Jim Flannery of Consolidated Safety Services reports, “People don’t realize that strep and staph infections can grow in their duct work.” Other pollutants are hazardous airborne particulates, such as asbestos and dust from oxidizing lead paint. This list just scratches the surface of the possibilities.
What You Can Do:
There are many strategies a homeowner can employ to diagnose and remedy the IAQ problems within his or her own environment. Questions about IAQ can be answered by an inspection of the premises, generally over a twenty-four hour period.This inspection results in a report designating the trouble spots. No single test, however, can identify all of the components of ambient air. Testing usually includes: temperature, relative humidity, carbon dioxide, carbon monoxide, radon, volatile organic air contaminants, fresh air supply and exchange and air velocity.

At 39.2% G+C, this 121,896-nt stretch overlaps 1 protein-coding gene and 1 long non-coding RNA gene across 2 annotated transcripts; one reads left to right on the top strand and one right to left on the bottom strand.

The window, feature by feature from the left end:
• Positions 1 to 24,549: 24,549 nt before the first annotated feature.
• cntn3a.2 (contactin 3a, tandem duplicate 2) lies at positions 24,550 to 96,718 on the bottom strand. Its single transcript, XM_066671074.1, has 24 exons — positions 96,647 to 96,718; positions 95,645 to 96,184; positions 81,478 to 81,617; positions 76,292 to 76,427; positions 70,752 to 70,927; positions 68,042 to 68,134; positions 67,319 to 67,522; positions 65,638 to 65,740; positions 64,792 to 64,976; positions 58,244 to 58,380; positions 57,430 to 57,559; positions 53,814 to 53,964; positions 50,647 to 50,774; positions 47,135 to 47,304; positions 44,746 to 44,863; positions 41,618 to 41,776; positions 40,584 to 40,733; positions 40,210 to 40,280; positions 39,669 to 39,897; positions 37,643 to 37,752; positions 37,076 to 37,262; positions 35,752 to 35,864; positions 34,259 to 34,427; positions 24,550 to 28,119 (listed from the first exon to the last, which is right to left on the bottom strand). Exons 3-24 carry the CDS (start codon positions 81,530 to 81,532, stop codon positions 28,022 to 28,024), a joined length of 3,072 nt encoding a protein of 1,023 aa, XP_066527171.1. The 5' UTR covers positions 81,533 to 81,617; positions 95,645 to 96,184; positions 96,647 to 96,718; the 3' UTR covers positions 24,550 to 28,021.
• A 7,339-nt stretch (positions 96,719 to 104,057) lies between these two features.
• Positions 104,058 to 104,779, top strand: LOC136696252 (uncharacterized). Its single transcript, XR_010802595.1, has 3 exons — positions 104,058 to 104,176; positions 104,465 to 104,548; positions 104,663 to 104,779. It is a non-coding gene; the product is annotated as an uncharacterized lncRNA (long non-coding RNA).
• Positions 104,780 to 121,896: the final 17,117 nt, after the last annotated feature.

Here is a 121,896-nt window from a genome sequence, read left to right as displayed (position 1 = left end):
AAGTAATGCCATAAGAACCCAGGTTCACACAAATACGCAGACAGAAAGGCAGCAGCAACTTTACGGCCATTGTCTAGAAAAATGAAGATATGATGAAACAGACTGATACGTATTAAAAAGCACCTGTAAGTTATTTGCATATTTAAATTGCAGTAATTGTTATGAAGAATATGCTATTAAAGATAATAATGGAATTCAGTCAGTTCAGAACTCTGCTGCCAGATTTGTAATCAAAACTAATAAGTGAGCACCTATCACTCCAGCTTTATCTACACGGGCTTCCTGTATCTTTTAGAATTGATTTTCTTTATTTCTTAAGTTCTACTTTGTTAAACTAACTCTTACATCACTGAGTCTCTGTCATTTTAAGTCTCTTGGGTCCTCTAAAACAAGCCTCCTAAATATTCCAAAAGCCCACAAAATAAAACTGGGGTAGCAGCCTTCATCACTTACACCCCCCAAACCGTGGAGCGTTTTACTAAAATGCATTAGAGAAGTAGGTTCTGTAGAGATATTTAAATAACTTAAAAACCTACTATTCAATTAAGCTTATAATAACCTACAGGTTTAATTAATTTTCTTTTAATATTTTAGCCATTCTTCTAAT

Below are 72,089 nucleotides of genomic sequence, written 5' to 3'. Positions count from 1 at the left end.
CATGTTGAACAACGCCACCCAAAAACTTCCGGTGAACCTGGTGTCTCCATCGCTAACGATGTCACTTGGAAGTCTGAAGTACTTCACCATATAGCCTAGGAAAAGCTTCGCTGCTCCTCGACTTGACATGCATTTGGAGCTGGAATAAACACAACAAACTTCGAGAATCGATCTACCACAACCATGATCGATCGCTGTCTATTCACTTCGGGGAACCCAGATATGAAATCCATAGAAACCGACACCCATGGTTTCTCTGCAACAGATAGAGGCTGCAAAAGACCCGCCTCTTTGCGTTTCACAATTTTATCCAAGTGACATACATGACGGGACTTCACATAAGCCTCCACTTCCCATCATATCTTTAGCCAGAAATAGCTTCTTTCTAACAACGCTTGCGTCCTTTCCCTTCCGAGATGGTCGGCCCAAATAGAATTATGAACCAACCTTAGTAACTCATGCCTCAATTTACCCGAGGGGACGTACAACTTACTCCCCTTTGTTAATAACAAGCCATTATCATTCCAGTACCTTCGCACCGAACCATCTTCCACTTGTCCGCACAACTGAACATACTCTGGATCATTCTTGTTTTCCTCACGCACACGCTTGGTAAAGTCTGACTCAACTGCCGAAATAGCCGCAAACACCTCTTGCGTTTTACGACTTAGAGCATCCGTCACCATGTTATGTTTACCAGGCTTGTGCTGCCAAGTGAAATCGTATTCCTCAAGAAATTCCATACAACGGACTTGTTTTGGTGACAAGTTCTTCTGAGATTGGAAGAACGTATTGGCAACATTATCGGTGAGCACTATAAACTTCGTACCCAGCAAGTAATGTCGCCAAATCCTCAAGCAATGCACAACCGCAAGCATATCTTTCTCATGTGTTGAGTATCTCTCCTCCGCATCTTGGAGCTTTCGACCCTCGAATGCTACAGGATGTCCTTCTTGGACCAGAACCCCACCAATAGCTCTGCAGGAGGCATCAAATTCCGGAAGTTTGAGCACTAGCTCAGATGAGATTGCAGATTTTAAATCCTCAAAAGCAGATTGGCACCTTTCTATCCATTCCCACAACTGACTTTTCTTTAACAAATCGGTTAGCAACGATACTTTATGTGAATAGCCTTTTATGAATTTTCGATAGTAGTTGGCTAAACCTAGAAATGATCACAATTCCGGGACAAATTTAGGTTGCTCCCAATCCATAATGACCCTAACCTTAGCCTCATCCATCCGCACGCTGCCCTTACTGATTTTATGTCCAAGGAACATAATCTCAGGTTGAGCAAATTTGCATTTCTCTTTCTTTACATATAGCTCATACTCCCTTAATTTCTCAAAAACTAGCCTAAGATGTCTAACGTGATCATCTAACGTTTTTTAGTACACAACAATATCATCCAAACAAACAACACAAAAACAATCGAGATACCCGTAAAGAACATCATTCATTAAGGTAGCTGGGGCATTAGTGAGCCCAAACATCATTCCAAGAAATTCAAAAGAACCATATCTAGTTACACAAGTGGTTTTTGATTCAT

Occasionally, more detailed laboratory testing might be necessary to clearly identify a contaminant. Upon conclusion of the evaluation of the test results, an extensive report including the findings and where they fall on the acceptable standards scale will identify problem areas. Recommendations for mitigation should also be included in the report. David Levine assures that, “This testing is relatively inexpensive.”